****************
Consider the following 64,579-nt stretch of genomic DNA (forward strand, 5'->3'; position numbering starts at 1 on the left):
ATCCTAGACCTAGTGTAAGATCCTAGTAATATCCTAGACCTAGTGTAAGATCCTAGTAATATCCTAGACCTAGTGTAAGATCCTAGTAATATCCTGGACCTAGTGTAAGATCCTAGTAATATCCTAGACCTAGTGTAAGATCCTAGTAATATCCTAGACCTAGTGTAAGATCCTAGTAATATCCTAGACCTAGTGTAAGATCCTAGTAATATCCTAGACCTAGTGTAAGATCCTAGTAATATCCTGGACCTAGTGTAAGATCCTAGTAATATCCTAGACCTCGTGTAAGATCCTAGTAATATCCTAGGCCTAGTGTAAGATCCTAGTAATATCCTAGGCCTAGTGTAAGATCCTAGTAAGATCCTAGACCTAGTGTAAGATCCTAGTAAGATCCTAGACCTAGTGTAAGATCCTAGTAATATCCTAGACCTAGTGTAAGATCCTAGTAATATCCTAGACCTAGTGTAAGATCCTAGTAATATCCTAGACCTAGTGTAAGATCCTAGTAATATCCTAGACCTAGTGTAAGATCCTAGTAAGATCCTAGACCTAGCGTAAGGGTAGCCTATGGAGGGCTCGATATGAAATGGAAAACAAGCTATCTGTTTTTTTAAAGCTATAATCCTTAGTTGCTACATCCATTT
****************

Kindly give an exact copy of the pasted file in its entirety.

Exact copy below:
Consider the following 64,579-nt stretch of genomic DNA (forward strand, 5'->3'; position numbering starts at 1 on the left):
ATCCTAGACCTAGTGTAAGATCCTAGTAATATCCTAGACCTAGTGTAAGATCCTAGTAATATCCTAGACCTAGTGTAAGATCCTAGTAATATCCTGGACCTAGTGTAAGATCCTAGTAATATCCTAGACCTAGTGTAAGATCCTAGTAATATCCTAGACCTAGTGTAAGATCCTAGTAATATCCTAGACCTAGTGTAAGATCCTAGTAATATCCTAGACCTAGTGTAAGATCCTAGTAATATCCTGGACCTAGTGTAAGATCCTAGTAATATCCTAGACCTCGTGTAAGATCCTAGTAATATCCTAGGCCTAGTGTAAGATCCTAGTAATATCCTAGGCCTAGTGTAAGATCCTAGTAAGATCCTAGACCTAGTGTAAGATCCTAGTAAGATCCTAGACCTAGTGTAAGATCCTAGTAATATCCTAGACCTAGTGTAAGATCCTAGTAATATCCTAGACCTAGTGTAAGATCCTAGTAATATCCTAGACCTAGTGTAAGATCCTAGTAATATCCTAGACCTAGTGTAAGATCCTAGTAAGATCCTAGACCTAGCGTAAGGGTAGCCTATGGAGGGCTCGATATGAAATGGAAAACAAGCTATCTGTTTTTTTAAAGCTATAATCCTTAGTTGCTACATCCATTT